Global Policy Forum

Hague Court’s Changing Role


By Gabriel Partos

March 17, 2005

When the United Nations decided 12 years ago to set up the International Criminal Tribunal for the Former Yugoslavia, the move was widely seen as an admission of failure. Sceptics argued it was no more than a fig leaf to cover up the international community's failure to take action to prevent war crimes and genocide in the Balkans.

The war in Bosnia-Hercegovina - the bloodiest in Europe since World War II - was still raging seemingly without an end, but the major powers remained divided over the issue of military intervention. In the face of public pressure for some kind of action, the UN's decision to set up a tribunal appeared to be a salve for guilty consciences. Cynics added that it was hardly likely to work since there was, at the time, no outside force prepared to apprehend those who were to be charged with war crimes.

Dayton success

That view was shared by the warring sides. The tribunal's establishment had little - if any - deterrent effect. Some of the worst crimes, most notably the Srebrenica massacre of more than 7,500 Bosnian Muslims, were committed in 1995 - after the tribunal had opened for business. Yet with the Dayton accords which ended the war in Bosnia in December 1995, the tribunal began to come into its own. Dayton itself disproved one of the arguments directed against the tribunal - that if it indicted some of the leaders, they would have a strong personal interest in prolonging the war, lest they should be handed over to the tribunal afterwards.

But the indictment of the Bosnian Serb leader, Radovan Karadzic, and his military commander General Ratko Mladic did not prove an obstacle to a deal - they were simply replaced by other leaders at the peace talks. Initially, the tribunal was able to secure the surrender of only minor figures: the prominent leaders were still being sheltered by their associates.

'Real change'

But gradually, as the Nato-led peacekeepers tightened their hold on Bosnia, more important indictees began to be arrested, while others gave themselves up. The real change came with the death of Croatia's nationalist President Franjo Tudjman in 1999, which led to the emergence of a more co-operative administration in Zagreb; and even more significantly, with the fall of the authoritarian Yugoslav President, Slobodan Milosevic, in 2000, which made it possible to put him on trial as well as some of his closest associates.

By the beginning of the decade, the tribunal had been transformed from an unpromising experiment into a fully-fledged institution of international justice. It was able to perform several functions, most notably, in meting out justice, regardless of however powerful the defendants may once have been. As a result, it was also beginning to develop perhaps something of a deterrent effect - not in Kosovo in 1999, but more perceptible in the behaviour of combatants in Macedonia in 2001. Besides, it was giving a practical demonstration of the principle that guilt should be attached to individuals, not collectively to nations or ethnic groups.

Political armoury

However, that principle has yet to gain wide acceptance in the Balkans; and the expectation that the tribunal would serve inter-ethnic reconciliation also remains in large part unfulfilled. More recently, the tribunal's role has expanded considerably in another area - it has become a powerful weapon of conditionality in the political armoury of the major foreign partners of the former Yugoslav republics.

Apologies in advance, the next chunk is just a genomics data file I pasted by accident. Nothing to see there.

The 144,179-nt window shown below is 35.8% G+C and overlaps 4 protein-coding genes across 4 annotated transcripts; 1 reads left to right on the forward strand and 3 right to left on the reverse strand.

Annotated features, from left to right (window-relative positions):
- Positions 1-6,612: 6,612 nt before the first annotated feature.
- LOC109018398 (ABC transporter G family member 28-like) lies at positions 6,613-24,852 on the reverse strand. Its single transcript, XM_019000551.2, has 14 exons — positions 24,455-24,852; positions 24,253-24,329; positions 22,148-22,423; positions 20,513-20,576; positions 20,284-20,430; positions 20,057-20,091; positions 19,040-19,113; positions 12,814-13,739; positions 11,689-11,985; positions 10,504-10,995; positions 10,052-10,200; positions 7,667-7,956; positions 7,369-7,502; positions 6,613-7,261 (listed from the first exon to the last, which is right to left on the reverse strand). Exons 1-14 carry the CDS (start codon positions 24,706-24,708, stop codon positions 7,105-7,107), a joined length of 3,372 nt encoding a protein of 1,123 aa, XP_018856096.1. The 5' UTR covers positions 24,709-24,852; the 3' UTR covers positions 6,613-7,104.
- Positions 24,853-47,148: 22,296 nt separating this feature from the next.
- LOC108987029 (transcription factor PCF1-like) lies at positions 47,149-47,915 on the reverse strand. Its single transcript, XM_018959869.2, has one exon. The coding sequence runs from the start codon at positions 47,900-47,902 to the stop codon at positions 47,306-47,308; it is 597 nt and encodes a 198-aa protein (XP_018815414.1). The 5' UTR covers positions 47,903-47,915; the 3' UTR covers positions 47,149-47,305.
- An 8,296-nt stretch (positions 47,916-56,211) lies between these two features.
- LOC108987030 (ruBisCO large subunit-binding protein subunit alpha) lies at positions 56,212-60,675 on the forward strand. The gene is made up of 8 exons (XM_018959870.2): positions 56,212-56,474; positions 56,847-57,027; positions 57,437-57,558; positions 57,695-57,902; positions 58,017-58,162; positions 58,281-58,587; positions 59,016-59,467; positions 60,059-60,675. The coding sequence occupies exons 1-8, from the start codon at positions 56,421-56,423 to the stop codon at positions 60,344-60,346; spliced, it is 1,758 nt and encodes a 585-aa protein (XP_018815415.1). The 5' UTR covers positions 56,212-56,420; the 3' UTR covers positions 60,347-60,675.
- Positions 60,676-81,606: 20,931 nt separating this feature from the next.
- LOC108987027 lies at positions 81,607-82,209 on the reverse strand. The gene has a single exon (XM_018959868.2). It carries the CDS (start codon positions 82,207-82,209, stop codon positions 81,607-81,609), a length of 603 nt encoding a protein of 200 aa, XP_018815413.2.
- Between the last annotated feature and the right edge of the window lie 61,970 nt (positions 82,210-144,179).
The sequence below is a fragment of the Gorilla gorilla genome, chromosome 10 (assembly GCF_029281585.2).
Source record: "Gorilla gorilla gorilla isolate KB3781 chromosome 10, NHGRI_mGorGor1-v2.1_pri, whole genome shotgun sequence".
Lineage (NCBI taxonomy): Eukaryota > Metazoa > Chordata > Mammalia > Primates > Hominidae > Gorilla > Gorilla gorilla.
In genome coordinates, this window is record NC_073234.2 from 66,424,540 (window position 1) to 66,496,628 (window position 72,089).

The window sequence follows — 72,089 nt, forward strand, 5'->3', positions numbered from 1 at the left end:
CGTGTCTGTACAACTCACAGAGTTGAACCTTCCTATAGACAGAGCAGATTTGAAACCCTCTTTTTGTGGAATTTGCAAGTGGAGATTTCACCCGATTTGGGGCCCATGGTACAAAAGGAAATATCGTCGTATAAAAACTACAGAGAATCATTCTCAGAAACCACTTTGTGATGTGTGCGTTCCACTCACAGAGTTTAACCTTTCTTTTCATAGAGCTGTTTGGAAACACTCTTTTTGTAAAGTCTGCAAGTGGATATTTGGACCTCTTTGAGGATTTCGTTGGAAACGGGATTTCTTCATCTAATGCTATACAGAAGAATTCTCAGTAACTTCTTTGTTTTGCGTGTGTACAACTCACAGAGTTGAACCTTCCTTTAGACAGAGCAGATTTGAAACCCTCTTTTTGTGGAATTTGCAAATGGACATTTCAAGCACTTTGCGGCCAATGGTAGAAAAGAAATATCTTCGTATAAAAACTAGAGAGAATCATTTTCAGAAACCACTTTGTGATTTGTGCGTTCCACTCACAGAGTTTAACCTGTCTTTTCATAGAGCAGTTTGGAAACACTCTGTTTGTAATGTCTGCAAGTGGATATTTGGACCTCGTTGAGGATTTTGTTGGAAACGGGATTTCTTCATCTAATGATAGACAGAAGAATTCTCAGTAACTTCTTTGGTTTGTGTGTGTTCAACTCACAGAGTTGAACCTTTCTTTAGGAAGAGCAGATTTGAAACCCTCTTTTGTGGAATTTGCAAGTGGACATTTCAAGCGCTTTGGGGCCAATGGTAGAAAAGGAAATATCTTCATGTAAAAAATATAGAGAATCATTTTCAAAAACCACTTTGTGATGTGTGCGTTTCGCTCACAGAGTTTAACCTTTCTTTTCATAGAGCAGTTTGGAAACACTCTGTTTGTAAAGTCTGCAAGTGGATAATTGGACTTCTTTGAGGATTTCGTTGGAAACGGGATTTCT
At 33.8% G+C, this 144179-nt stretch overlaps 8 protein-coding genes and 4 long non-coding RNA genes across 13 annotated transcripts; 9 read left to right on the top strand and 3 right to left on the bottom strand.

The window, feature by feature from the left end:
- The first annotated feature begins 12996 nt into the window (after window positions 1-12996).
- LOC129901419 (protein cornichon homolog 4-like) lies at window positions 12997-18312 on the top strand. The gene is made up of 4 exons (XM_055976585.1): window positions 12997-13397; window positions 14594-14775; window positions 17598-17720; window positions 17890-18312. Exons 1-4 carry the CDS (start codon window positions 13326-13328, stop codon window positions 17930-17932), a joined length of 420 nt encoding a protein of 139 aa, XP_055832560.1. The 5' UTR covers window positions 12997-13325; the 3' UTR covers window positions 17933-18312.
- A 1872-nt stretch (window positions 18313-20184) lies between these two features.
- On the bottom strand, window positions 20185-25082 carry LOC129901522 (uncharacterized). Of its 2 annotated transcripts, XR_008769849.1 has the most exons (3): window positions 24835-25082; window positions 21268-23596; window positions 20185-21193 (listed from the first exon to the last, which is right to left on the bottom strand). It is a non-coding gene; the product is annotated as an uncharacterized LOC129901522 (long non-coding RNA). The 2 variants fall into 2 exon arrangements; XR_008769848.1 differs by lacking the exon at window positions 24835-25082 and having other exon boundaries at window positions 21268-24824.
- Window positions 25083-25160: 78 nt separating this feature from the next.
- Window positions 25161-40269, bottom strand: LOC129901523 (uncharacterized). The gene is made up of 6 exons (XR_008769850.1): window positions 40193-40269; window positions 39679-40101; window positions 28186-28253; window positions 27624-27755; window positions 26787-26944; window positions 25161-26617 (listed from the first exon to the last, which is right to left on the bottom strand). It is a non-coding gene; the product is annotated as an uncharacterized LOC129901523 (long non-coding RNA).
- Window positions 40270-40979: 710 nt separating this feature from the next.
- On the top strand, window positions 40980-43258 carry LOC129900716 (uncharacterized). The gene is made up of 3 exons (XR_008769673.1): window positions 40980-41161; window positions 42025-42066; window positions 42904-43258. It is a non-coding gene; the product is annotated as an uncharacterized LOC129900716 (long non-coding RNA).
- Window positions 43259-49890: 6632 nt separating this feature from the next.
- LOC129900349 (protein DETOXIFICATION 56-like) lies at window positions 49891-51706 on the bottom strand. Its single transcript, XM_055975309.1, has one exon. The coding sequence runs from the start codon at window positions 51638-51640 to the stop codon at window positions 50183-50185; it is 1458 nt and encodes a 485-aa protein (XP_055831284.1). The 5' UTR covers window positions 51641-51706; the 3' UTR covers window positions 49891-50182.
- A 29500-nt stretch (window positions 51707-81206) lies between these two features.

Wednesday's decision by EU foreign ministers to postpone the start of Croatia's EU accession talks was based on the assessment of the tribunal's chief prosecutor Carla Del Ponte, who argued that Zagreb was failing to co-operate in tracking down the Croatian General Ante Gotovina who was indicted for war crimes four years ago. The EU is due to complete a feasibility study by the end of this month on whether it should launch talks with Serbia and Montenegro leading to the conclusion of a Stabilisation and Association Agreement, or SAA.

Final indictment

Although Belgrade is several steps behind Zagreb in terms of European integration, it, too, faces conditionality in relation to its compliance with the tribunal's requests. And the EU is putting pressure on the Serb authorities to ensure that the remaining 16 fugitives from justice - several of whom are in Serbia - are handed over to the tribunal. Conditionality in relation to the tribunal has been used by the US administration for several years - most notably in cutting of financial assistance to the Belgrade government.

One reason it has now been adopted by the EU is that as the prospect of closer links with the EU, or even membership, becomes more realistic, the former Yugoslav republics become more amenable to pressures of this kind. For its part, the tribunal doesn't want to be portrayed as a political instrument. Its purpose is the administration of justice which it carries out in the manner of an independent judiciary. This week, it has issued its final indictment, involving former Macedonian interior minister Ljube Boskovski - making a grand total of 160 indictments for war crimes. But however independently it may function as a judicial institution, the tribunal - as a body set up by the UN - cannot avoid being used for political purposes by some of the UN's member-states.

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